Über-quack Dr. Mercola? Oh, dear. His evident pride at having been interviewed by Dr. Mercola does not reflect well on Dr. Seyfried’s critical thinking skills and knowledge of medicine. Dr. Mercola sells quackery. He has promoted antivaccine views, breast cancer pseudoscience, and the rankest cancer quackery, such as that of Tullio Simoncini, who believes that all cancer is a fungus and that baking soda is the way to treat it, and the Gerson therapy, which involves massive doses of supplements and, of course, twice-a-day coffee enemas. Seriously, this is not the sort of person a legitimate scientist wants to associate himself with—ever—if he wants to be taken seriously. I can see a naive researcher making a mistake and, not realizing who Dr. Mercola is, agreeing to an interview, but that’s the sort of thing that a reputable scientist would do his best to disavow and distance himself from.
The ketogenic diet is a natural, nontoxic metabolic therapy being studied and utilized for cancer prevention and treatment. It works because cancer cells are dependent upon a constant supply of blood sugar (glucose) to stay alive. Normal cells can make energy from both glucose and ketones (metabolic by-products of burning fat), but most cancer cells can only use glucose. Avoiding carbohydrates (starch and sugar) while enjoying delicious and healthy protein and fats will lower blood glucose and increase blood-ketone levels, resulting in a normal body state called nutritional ketosis. Research has shown that nutritional ketosis starves cancer cells while nourishing normal cells and strengthening total body health.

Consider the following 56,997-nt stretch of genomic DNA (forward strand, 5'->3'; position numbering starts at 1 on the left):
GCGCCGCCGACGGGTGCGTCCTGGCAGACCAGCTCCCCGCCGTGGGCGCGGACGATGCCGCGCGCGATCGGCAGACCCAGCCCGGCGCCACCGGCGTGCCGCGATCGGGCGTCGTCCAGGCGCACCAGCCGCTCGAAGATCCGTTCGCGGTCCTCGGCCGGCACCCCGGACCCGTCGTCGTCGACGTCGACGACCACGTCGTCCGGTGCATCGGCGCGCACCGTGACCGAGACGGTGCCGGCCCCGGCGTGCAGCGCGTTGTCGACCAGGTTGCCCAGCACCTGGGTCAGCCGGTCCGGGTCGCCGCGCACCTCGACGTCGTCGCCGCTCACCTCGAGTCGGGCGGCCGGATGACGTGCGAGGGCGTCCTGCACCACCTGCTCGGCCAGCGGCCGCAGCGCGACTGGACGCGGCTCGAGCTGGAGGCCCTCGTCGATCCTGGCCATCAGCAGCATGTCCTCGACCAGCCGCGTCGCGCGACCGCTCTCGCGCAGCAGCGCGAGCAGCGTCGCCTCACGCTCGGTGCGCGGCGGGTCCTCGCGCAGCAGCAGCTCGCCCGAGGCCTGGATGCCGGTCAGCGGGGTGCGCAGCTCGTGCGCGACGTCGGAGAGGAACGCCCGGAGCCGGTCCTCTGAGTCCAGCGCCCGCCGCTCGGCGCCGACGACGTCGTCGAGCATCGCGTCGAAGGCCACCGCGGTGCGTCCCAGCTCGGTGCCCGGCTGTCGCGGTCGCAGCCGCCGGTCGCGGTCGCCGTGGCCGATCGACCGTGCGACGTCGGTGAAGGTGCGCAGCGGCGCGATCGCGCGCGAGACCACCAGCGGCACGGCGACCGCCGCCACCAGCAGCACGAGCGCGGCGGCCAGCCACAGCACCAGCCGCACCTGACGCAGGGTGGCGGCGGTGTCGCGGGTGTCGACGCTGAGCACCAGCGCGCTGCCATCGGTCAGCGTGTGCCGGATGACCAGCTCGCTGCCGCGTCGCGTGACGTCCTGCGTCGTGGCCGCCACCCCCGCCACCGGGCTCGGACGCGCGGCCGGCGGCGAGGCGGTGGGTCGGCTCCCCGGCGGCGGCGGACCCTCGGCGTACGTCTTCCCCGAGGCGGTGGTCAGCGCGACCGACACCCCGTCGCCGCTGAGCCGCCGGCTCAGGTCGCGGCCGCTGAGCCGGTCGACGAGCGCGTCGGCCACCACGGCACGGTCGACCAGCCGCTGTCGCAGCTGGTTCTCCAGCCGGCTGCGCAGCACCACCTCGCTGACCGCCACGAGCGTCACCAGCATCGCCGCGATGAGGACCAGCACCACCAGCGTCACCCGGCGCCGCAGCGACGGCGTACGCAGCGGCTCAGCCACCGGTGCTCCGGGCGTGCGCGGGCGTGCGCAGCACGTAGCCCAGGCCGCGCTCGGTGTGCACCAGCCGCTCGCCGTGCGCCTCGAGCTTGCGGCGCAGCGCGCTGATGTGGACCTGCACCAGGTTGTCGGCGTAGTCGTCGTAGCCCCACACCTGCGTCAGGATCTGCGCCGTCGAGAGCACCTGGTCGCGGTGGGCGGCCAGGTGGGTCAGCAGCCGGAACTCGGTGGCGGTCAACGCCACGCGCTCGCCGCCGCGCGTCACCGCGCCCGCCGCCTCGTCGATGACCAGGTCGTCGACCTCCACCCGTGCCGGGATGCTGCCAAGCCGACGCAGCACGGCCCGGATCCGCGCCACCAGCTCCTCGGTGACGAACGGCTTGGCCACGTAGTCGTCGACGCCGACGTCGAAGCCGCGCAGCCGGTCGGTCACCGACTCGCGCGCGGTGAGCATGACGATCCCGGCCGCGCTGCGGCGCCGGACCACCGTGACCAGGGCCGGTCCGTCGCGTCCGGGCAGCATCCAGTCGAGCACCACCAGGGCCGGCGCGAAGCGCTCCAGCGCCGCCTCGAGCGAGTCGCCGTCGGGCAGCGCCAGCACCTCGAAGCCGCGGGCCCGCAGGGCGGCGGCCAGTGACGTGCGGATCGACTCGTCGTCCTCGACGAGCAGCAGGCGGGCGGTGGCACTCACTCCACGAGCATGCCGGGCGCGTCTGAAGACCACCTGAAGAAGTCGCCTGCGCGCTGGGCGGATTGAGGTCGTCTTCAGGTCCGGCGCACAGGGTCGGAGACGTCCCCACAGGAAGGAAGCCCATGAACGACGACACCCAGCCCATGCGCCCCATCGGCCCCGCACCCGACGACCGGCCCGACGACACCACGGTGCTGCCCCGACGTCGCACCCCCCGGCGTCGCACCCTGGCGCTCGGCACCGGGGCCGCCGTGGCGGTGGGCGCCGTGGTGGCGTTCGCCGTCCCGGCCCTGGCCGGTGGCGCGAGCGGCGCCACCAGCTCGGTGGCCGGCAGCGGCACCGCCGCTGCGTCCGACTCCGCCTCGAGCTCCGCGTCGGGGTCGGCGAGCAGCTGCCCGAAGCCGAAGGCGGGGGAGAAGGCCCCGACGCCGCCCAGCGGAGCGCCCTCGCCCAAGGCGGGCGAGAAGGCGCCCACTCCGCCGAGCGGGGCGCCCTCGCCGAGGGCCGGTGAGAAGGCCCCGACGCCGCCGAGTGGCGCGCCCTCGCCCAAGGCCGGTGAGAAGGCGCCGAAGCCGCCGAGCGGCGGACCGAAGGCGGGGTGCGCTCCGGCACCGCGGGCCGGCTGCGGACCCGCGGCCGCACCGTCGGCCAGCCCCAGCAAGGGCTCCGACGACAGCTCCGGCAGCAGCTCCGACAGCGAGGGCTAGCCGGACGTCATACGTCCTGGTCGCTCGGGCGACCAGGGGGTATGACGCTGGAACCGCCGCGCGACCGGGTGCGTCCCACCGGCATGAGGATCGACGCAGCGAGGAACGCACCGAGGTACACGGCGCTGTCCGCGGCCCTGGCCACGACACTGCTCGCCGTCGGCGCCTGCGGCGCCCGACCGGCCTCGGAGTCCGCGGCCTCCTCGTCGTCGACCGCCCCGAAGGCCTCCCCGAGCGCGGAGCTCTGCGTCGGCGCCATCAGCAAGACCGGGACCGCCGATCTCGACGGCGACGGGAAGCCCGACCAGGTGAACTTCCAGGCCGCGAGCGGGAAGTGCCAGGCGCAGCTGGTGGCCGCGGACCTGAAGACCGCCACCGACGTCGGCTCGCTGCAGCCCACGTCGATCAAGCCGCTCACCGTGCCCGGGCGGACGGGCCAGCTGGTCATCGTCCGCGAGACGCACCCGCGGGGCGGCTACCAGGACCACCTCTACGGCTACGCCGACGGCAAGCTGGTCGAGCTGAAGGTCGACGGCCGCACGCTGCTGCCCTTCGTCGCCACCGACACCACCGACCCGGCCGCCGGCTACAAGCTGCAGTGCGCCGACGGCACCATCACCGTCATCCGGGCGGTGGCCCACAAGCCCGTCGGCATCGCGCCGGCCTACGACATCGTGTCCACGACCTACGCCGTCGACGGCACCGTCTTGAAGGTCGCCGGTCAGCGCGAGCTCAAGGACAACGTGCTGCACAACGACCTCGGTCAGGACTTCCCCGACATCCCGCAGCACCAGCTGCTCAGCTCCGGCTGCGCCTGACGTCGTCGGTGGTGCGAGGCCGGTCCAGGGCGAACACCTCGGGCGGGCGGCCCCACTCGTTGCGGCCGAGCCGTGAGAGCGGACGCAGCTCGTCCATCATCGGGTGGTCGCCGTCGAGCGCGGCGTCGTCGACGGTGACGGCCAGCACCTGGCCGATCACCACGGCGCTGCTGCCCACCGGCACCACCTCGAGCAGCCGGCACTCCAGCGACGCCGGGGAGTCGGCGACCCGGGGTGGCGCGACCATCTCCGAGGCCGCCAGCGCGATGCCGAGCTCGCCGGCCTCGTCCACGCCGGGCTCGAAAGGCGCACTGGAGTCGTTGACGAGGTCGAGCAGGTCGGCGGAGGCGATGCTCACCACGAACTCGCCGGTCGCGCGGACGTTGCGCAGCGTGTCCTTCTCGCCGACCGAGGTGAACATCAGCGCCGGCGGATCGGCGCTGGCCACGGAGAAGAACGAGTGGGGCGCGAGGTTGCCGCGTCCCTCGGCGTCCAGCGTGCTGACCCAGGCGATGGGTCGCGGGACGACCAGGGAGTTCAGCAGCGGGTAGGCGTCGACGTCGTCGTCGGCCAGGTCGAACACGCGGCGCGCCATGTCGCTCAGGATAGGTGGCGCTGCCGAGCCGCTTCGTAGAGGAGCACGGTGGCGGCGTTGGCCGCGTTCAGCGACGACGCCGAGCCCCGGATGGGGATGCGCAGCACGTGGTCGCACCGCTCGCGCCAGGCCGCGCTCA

The Swiss herders did just fine living on raw pastured cow milk and cheese accompanied by a nutrient-dense, whole grain bread. The Polynesian diet centered around coconut in all its incarnations, the milk, meat, and cream, creatively used in a variety of ways, along with fish, some wild animal meat, and fruits. These diets could not be more different; an Eskimo never drank milk or ate a coconut, the Inca descendents never saw a coconut or whale blubber, a Masai never ate coconut or grains, the Polynesians never consumed grains, never drank milk, and never ate cheese.
In the 1920s, a German biochemist named Otto Warburg observed that most cancers get their fuel differently than normal cells, a phenomenon dubbed the "Warburg effect". The difference, in simple terms, is that cancer cells consume a lot more glucose than healthy cells. So, because cancer relies heavily on glucose, the idea is that putting your body in a state of ketosis — which lowers blood sugar levels — might effectively "starve" cancer cells because there's less glucose to consume.
I had some eggs and some meat and all this stuff. Then they tested me literally every 30-60 minutes for five hours. I got to see literally what was happening real time after a low carb meal. I think that’s where having the right nutrition really is the basis for knowing where you stand. The other thing for people that are worried about this morning reading, check your A1C. That’s the average of the last 3 months worth of all of your blood sugars, not just the ones in the morning that you’re testing and freaking out about. By the way, when you freak out that also raises your blood sugar.